Incidences of melanoma continue to increase among all age groups. Genetic predisposition can play a role in its development but accounts for only 15% of cases. UV radiation exposure continues to be the primary risk factor. According to the Centers for Disease Control and Prevention, when melanoma is recognized early and appropriately treated, the 5-year survival rate is 98% to 99%.
Melanoma subtypes include superficial spreading melanoma (SSM), nodular, lentigo maligna (LM), LM melanoma (LMM), acral lentiginous melanoma, and amelanotic melanoma.
Superficial spreading melanoma
SSM accounts for 70% of melanoma diagnoses and can affect adults of all ages. It has a peak incidence during the fourth and fifth decade of life, but most commonly occurs in adults between 25 and 29 years old and among those with fair skin.
In men, the most common SSM location is the upper back; in women it’s the lower legs. In the early stages, SSM (which can arise from a current mole) appears flat or slightly raised with irregular color distribution and an asymmetric border. Late-stage SSM slowly expands peripherally, and color changes include tan, brown, black, red, pink, and white. Invasive SSM typically occurs on the trunk, head, or neck with vertical growth in the dermis. SSM can take several years to become invasive.
Nodular melanoma ranks as the second most common melanoma subtype, accounting for 10% to 15% of diagnoses. It’s aggressive, fast-growing, and invasive, thus having a higher chance of metastasis at the time of diagnosis.
Nodular melanoma lesions are uniformly blue–black, blue–red, or pink–red; 5% lack pigment (amelanotic). The most common locations for these lesions are the trunk, head, and neck. They frequently occur de novo.
LM is the most common melanoma subtype and is defined as in situ (confined to the epidermis). It’s frequently seen in adults over age 40 (with a peak in the seventh and eight decades of life [median age 65]) with fair, chronically sun-damaged skin. The most common lesion locations are the cheek, head, and neck, but they also can occur on the extremities (most commonly in women) and the back (most commonly in men).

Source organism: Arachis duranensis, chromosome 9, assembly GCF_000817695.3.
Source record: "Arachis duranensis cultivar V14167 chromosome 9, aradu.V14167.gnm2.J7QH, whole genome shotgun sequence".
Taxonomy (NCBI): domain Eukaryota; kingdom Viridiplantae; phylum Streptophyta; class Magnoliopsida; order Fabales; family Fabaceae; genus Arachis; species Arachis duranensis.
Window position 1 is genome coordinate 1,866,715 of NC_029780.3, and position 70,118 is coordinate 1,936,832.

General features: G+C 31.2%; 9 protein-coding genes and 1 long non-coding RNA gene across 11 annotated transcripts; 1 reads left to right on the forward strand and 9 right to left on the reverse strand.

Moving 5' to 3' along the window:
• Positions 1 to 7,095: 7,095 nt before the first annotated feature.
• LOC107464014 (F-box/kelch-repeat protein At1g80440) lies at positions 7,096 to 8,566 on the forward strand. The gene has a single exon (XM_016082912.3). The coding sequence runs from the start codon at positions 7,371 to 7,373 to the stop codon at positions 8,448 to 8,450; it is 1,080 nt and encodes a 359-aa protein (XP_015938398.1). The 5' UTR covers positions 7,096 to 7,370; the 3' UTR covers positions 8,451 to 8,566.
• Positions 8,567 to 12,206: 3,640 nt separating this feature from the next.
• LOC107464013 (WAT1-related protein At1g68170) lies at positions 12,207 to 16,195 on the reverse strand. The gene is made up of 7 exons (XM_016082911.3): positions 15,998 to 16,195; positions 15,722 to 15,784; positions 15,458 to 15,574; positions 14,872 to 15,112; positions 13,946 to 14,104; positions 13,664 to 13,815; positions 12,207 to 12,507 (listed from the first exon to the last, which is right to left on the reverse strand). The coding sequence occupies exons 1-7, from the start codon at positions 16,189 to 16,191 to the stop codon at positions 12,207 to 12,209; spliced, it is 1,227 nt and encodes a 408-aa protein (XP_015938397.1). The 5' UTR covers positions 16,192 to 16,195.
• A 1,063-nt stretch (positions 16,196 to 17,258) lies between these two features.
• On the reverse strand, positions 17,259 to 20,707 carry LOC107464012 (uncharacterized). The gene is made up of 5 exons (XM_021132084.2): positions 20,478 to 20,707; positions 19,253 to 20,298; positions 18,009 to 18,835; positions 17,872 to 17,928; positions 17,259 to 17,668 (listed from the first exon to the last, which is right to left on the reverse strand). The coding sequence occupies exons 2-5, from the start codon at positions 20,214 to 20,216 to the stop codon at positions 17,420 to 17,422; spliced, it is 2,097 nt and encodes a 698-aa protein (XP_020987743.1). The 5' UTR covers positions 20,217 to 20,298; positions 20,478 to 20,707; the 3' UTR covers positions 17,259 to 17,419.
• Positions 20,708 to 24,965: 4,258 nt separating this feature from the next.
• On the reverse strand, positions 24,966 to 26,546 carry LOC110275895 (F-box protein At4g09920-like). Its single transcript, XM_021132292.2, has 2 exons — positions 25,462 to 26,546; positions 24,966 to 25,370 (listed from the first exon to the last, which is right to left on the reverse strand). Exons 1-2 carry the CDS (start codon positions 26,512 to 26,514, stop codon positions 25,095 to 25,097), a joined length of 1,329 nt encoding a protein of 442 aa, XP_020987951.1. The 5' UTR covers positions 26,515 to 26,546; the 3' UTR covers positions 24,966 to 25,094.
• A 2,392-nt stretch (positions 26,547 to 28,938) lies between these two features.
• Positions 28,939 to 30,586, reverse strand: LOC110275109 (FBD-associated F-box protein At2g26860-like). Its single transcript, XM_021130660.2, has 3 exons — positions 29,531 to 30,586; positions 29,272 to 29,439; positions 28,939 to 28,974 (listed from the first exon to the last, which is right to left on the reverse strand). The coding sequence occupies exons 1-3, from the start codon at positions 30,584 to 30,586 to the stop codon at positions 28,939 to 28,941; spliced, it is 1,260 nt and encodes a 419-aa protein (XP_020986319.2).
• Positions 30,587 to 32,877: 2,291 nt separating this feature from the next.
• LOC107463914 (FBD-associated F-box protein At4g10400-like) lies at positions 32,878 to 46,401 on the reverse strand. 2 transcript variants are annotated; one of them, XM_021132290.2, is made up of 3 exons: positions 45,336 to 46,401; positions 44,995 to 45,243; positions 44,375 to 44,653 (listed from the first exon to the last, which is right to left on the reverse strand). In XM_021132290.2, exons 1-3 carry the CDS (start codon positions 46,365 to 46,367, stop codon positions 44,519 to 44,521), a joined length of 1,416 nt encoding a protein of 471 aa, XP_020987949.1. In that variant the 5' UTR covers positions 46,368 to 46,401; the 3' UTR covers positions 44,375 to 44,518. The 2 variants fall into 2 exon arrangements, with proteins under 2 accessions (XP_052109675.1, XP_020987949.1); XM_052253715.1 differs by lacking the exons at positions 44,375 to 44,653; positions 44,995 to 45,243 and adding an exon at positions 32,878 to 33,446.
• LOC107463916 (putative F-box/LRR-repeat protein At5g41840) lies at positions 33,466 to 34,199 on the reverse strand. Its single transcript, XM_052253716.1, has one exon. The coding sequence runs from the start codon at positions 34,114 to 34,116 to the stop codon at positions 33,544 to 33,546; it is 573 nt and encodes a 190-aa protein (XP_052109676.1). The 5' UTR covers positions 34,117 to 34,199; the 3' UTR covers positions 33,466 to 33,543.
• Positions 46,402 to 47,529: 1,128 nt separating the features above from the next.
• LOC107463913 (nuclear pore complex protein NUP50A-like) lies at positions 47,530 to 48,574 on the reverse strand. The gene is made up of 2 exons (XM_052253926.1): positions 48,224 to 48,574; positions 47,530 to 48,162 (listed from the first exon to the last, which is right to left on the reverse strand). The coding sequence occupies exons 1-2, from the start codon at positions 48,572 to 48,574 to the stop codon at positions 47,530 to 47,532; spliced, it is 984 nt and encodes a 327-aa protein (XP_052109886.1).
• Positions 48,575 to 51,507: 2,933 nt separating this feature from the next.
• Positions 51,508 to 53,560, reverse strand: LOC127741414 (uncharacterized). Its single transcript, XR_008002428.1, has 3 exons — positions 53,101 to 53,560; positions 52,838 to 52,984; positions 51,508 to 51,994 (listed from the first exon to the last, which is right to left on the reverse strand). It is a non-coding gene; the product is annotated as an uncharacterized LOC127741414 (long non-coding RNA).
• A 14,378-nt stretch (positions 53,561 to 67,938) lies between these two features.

LM typically appears as smooth, nonpalpable skin lesions with irregular light brown or tan color. When peripheral growth occurs, LM will have multiple brown and tan variations. LM lesions also may appear patchy and have a noncontiguous pattern. The slow progression of LM can range from 5 to 15 years before it becomes invasive. Most patients are asymptomatic, but advancing LM can cause pain, burning, itching, or bleeding.
Lentigo maligna melanoma
LMM (invasive LM) is rare (4% to 15% of melanoma cases) and occurs almost exclusively on sun-exposed skin (head, neck, nose, cheeks). The median age for diagnosis is 65 years. The average LMM lesion size is 3 to 6 cm, but they can grow larger and typically have a 1 mm to 2 cm nodular component. The lesions are flat and irregular with mottled or variegated pigment patterns.
Chronic UV exposure causes high mutation rates in LMM, which leads to an estimated 30% life-time risk of progression from LM to LMM. The rate of LMM progression to invasive melanoma is 5%.
Acral lentiginous melanoma
In the United States, acral lentiginous melanoma is the most common type of melanoma in Black, Hispanic, Native American, and Japanese populations. Median age for occurrence is 65 years, and it affects men and women at the same rate. Sun exposure and UV radiation aren’t believed to be a factor for developing acral lentiginous melanoma.
Lesions appear as black or brown discolorations on the soles of the feet (the most common site), palms of the hands, and under the fingernails and toenails; 60% of patients have subungual (under the fingernail) or plantar lesions. The lesions spread peripherally before deep-tissue invasion occurs. Because acral lentiginous melanoma diagnosis isn’t common, it’s frequently discovered in the late stages.
A variant of acral lentiginous melanoma is subungual melanoma, which involves the great toe or thumb. It arises from the nail matrix and has a positive Hutchinson’s sign (pigmentation on the proximal nail fold and nail plate).
Amelanotic melanoma (1% to 8% of melanoma diagnoses) occurs from genetic changes in DNA that form malignant melanocytes. The reasons for these changes aren’t well understood, but amelanotic melanoma cells lack pigments seen in other types of melanoma. Lack of pigmentation occurs when cells can’t produce mature melanin clusters. Risks for amelanotic melanoma include light skin, chronic photodamage from sun-exposed skin, and increased age; however, it also occurs in young children.